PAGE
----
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• The performance of industrial output in Brazil remains puzzling: retail sales have been doing fine (except in May), while the economy operates close to full employment. Yet, industrial output has been either stagnant or in decline since early 2011, despite the apparent strength of consumer demand;
• Adding to the puzzle, the labor market remains strong, thanks chiefly to the services sector, where employment continues to rise at a solid pace,
where while industrial employment, like output, fares substantially worse;
• Based on the work of Afonso Pastore, Marcelo Gazano and Maria Cristina Pinotti, I proposed a relatively simple model that formalizes the issue and puts forth an explanation. Whereas the expansion of domestic demand tends to distribute itself across sectors when there is slack in the labor market (a high unemployment rate), the dynamics change considerably as the economy approaches full employment;
• Indeed, when labor is available, both sectors can grow; yet, as scarcity materializes, the sectors must compete for resources. That said, given that services must be produced locally, the expansion of domestic demand requires the expansion of domestic services output. In contrast, the expansion of the demand for manufactures can be met by higher net imports, so manufacturing output can go down while demand and supply for both manufactures and services clear;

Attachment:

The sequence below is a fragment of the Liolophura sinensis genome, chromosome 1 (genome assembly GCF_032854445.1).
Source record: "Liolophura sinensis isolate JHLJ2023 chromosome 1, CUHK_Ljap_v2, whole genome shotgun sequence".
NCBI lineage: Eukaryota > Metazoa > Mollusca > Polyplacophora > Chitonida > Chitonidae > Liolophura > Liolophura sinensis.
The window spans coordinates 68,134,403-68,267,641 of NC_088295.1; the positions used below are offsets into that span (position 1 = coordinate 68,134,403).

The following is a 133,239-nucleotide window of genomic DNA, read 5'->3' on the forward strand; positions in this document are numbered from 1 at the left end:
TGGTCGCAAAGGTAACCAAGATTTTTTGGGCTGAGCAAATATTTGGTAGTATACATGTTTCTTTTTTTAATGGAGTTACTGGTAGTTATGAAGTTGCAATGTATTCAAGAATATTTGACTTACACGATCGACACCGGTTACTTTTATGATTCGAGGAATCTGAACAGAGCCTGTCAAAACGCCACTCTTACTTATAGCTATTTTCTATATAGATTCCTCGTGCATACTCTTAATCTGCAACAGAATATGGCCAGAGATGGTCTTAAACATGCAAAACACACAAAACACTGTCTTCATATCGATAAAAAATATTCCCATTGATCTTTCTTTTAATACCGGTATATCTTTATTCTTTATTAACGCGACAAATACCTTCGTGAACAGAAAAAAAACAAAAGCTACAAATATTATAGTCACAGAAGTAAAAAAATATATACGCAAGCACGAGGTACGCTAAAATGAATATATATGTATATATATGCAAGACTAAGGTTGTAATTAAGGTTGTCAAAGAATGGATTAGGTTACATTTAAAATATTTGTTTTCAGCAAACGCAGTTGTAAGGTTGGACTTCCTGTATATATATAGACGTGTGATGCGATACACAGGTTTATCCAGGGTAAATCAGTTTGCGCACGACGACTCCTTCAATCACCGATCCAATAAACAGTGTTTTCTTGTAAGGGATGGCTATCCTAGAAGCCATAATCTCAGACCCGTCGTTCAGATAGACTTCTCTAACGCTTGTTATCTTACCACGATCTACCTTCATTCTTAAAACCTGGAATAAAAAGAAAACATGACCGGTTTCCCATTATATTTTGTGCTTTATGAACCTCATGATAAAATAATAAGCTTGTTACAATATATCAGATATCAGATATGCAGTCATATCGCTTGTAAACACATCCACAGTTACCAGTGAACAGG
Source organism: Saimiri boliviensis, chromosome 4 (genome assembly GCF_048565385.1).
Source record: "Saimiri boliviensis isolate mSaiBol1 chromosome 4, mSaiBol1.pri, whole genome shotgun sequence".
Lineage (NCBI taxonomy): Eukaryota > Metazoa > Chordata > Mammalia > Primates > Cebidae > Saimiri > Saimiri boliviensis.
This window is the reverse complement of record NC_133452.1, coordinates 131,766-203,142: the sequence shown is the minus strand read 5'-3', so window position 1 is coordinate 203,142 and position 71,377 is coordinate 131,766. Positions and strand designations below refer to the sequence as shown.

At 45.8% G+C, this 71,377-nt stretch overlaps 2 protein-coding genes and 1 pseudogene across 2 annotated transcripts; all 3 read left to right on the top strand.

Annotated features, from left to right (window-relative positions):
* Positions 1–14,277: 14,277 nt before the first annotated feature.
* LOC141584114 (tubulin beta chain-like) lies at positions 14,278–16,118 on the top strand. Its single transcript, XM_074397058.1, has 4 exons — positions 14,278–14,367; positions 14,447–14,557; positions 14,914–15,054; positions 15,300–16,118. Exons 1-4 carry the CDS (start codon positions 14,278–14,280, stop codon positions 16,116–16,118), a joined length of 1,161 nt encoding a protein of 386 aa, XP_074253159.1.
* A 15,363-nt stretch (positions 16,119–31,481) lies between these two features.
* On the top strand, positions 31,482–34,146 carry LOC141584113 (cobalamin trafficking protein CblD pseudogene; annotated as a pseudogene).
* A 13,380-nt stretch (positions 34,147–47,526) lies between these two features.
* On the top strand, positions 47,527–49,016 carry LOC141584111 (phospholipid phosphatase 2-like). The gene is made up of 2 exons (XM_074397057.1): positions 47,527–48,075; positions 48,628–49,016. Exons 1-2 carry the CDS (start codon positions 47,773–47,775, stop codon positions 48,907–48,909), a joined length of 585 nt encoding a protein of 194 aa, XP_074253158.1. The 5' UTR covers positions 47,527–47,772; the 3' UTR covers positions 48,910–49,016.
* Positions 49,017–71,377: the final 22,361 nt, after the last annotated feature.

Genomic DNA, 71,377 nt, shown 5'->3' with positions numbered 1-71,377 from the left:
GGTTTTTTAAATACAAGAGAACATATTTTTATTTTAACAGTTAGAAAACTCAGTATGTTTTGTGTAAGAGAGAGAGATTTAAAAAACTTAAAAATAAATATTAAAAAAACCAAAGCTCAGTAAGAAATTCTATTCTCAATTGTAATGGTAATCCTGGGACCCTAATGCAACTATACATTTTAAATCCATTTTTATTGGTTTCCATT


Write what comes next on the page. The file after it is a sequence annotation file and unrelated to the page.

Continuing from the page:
• More concretely, competition for labor pushes wages, and hence unit labor costs, up. The industrial sector, however, is constrained from passing higher costs to prices due to international competition; the services sector, however, does not face the same constraint, so it can pass costs through to prices, limited only be domestic demand;
• Thus, when the economy is close to full employment, domestic demand growth leads to an asymmetric supply response: non-tradable sector
thrive thrives, while tradable sectors whither, if
international prices remain constant;
• We claim that this dynamics provide an explanation for the industrial puzzle that is both simple and consistent with the empirical evidence;
• That said, there is not much to be done in terms of policy to tackle this problem, aside a significant fiscal effort in terms of reducing government spending, chiefly for non-tradable goods. This policy would reduce the pressure on the labor market, hence on unit labor costs and industrial margins. Yet, I would not hold my breath waiting for it.